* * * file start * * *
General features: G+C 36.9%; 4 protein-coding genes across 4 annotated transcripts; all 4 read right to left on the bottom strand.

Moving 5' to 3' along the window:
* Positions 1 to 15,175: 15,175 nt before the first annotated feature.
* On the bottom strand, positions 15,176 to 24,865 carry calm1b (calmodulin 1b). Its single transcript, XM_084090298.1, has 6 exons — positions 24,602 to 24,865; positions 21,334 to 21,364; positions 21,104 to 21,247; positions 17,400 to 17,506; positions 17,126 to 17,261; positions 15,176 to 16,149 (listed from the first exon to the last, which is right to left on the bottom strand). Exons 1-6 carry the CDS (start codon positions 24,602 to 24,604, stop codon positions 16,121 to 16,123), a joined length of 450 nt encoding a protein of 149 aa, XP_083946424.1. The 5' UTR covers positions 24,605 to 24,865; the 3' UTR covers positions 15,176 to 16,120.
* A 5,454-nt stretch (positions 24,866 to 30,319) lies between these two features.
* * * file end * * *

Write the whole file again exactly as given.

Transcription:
General features: G+C 36.9%; 4 protein-coding genes across 4 annotated transcripts; all 4 read right to left on the bottom strand.

Moving 5' to 3' along the window:
* Positions 1 to 15,175: 15,175 nt before the first annotated feature.
* On the bottom strand, positions 15,176 to 24,865 carry calm1b (calmodulin 1b). Its single transcript, XM_084090298.1, has 6 exons — positions 24,602 to 24,865; positions 21,334 to 21,364; positions 21,104 to 21,247; positions 17,400 to 17,506; positions 17,126 to 17,261; positions 15,176 to 16,149 (listed from the first exon to the last, which is right to left on the bottom strand). Exons 1-6 carry the CDS (start codon positions 24,602 to 24,604, stop codon positions 16,121 to 16,123), a joined length of 450 nt encoding a protein of 149 aa, XP_083946424.1. The 5' UTR covers positions 24,605 to 24,865; the 3' UTR covers positions 15,176 to 16,120.
* A 5,454-nt stretch (positions 24,866 to 30,319) lies between these two features.